Here are five risks that spearos need to factor into their dive planning. Understanding the risks and some strategies to mitigate them will make you a wiser diver even if you are just getting into it. Most of it’s not rocket science but you don’t know what you don’t know.
So here are five of the biggest hazards with advice on how to mitigate them!
1. Shallow Water Blackout
“He was over that way”
“Alright keep an eye out, it's time to move”
60 seconds later…..
“Mate, can you see him?”
“Nah, shit he’s been down a while…”
Shallow Water Blackout (SWB) is a spearos worst nightmare and a serious risk to consider while spearfishing. A breathhold diver (freediver) will usually not blackout deep down; it’s while they are returning to the surface in the final 10 meters (30ft) that the body's safety switch can shut the brain down. This usually happens a long time before the diver is in danger of brain damage or serious injury but when the diver loses consciousness, they must be returned to the surface in order to begin breathing again.
A common cause of SWB is hyperventilation (or over-breathing). Freedive spearos will hyperventilate in order to flush carbon dioxide from their body and remove/reduce their urge to breathe (makes them ‘feel’ more comfortable).
The main problem with hyperventilating is that the urge to breathe is your friend and hyperventilating not only overrides that basic instinct, but can also reduce your ability to hold your breath for longer.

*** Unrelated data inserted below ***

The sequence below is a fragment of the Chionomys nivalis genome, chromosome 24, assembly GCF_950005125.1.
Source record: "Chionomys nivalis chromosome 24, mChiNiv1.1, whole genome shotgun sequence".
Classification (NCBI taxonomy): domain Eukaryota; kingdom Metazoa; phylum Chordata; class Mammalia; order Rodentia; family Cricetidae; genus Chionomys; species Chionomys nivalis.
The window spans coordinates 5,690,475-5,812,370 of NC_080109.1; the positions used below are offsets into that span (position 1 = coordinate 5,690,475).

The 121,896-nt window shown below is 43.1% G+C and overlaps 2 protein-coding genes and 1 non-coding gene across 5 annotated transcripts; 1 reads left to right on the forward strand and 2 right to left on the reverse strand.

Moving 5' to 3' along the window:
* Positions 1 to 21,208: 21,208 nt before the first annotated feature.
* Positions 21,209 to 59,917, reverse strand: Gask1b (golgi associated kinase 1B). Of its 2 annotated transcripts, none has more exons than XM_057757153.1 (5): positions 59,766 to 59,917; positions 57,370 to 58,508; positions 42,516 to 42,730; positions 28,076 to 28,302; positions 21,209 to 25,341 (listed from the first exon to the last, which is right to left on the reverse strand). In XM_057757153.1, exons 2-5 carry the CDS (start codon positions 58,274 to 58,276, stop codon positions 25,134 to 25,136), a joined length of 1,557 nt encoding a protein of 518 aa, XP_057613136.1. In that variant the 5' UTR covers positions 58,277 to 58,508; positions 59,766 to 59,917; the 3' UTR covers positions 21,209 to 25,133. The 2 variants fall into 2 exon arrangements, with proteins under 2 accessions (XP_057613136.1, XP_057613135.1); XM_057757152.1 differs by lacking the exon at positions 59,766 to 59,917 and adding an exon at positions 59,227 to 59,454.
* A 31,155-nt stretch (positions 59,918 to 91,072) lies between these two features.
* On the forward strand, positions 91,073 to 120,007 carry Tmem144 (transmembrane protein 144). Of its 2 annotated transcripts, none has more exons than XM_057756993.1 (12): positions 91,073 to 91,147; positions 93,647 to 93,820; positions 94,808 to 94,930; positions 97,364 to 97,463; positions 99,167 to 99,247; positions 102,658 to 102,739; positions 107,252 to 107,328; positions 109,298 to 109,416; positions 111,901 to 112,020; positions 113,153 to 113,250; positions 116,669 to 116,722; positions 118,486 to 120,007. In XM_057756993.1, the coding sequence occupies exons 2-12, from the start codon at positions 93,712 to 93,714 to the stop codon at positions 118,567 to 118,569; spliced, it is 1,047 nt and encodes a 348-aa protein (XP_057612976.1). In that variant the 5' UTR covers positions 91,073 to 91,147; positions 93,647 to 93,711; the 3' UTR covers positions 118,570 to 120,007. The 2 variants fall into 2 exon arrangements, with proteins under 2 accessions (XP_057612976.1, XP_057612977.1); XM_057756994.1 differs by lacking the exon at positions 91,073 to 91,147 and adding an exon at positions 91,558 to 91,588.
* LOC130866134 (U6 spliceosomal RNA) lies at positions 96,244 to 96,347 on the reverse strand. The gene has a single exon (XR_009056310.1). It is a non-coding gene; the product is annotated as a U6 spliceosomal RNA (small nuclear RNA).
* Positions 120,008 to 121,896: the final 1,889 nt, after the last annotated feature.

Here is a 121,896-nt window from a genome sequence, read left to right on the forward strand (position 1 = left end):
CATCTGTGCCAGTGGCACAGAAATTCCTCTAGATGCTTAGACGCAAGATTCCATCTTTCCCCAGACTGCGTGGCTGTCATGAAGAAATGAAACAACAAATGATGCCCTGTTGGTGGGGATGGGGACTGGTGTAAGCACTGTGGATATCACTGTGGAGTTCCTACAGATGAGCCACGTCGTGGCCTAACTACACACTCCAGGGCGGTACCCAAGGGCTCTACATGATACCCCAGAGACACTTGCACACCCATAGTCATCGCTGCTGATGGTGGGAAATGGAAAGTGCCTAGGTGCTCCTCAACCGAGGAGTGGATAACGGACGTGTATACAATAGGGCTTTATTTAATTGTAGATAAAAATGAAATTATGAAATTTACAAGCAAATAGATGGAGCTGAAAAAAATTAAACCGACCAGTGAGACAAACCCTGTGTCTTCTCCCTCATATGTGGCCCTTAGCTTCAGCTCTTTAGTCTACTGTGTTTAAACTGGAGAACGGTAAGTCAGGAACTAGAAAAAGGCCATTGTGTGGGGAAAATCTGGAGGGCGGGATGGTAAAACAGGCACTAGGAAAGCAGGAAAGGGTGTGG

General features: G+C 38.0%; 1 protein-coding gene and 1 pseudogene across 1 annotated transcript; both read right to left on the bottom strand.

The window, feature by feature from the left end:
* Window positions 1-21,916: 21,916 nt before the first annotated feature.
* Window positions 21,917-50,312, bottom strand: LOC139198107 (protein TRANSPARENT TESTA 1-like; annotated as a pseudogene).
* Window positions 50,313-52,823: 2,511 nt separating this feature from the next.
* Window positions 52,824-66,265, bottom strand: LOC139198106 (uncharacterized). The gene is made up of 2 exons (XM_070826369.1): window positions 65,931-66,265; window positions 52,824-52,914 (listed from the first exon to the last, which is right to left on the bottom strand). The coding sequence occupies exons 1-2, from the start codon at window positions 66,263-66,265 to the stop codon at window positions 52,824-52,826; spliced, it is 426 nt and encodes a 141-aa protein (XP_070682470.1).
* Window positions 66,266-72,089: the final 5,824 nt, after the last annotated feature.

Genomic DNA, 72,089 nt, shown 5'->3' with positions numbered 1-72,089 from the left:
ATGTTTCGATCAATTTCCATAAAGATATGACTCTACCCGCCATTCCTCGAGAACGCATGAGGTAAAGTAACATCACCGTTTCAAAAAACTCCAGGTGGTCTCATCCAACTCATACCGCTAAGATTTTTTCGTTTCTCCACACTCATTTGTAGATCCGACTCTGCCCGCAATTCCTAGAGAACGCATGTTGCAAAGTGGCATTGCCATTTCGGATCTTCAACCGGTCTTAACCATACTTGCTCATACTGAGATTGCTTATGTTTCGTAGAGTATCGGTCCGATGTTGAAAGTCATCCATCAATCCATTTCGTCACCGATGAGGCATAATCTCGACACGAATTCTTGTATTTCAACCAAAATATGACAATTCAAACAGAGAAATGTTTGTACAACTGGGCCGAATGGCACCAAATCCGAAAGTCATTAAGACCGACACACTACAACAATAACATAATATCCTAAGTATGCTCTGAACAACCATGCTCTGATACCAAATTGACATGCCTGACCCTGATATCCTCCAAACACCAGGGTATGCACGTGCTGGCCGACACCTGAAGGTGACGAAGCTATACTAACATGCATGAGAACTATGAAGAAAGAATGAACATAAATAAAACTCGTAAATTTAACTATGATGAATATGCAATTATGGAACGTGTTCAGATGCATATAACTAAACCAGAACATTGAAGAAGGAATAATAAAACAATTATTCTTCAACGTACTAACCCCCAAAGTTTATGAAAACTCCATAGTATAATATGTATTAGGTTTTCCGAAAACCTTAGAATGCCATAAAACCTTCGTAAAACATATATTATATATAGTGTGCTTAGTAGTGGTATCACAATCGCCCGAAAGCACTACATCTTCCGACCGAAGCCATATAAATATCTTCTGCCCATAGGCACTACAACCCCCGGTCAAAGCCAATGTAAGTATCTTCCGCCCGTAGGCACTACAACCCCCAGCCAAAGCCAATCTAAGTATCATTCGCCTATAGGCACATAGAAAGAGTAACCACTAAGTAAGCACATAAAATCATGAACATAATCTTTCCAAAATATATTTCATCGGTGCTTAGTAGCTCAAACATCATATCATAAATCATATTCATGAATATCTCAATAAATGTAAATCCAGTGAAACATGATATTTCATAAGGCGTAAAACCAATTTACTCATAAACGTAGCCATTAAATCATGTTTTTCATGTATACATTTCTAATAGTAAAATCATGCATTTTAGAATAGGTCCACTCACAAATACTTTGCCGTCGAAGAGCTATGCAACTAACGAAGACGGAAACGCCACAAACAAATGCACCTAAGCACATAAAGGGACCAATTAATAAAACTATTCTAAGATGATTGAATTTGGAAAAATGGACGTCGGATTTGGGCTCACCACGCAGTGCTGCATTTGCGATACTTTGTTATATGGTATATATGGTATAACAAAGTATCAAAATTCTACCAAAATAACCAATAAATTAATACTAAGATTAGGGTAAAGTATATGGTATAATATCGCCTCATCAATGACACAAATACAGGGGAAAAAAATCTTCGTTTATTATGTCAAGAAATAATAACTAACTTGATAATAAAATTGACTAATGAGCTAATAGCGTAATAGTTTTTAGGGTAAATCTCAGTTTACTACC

How to prevent Shallow Water Blackout
People fail and overestimate dives, stuff goes wrong and that's why we have a buddy system. This isn't about shame or blame but every spearo needs to be a good buddy 100% of the time.
It's not 50/50, it's 100/100 when it comes to sticking to each other. When you spearfish in more challenging situations you can ramp this up by having two buddies and diving in three’s.
“Your only safety equipment when spearfishing is your dive buddy” - Simon Trippe
Managing the risk of Shallow Water Blackout
- Dive with a buddy. The number one rule.
- Time your dives and recovery correctly. Especially if you or your buddy are going deep. Make sure you always watch for your buddy to surface and allow them to recover before taking your own dive. Recovery time should be double what the total dive time was, for example a 2-minute dive means at least 4-minute recovery.
- Don’t hyperventilate. Breathe-up techniques that involve un-natural breathing flush carbon dioxide from your body and reduce your body's ability to communicate and compromise your breath-hold ability.
- Don’t push it. No fish is worth your life.
- Learn how to do a rescue on an unconscious diver (freedive courses are great for this). Drill this every now and then as it’s not as easy as it looks!
2. Boats & Jet Skis
Spearos share the ocean with other water users such as Jet Skis, Powerboats, Sail Boats and more. Boat traffic can potentially be the most dangerous aspect to diving safely. Sometimes boats just either don’t see us OR they don’t even know what a dive flag is:
Managing the risk of Boats and Jet Skis
- Have a Dive buddy. An aware buddy can increase your visibility in the water and get the attention of a boat using noise or their body.
- Float and Flag (Buoy and flag). Make sure yours is highly visible! All vessels are supposed to stay clear by 50m.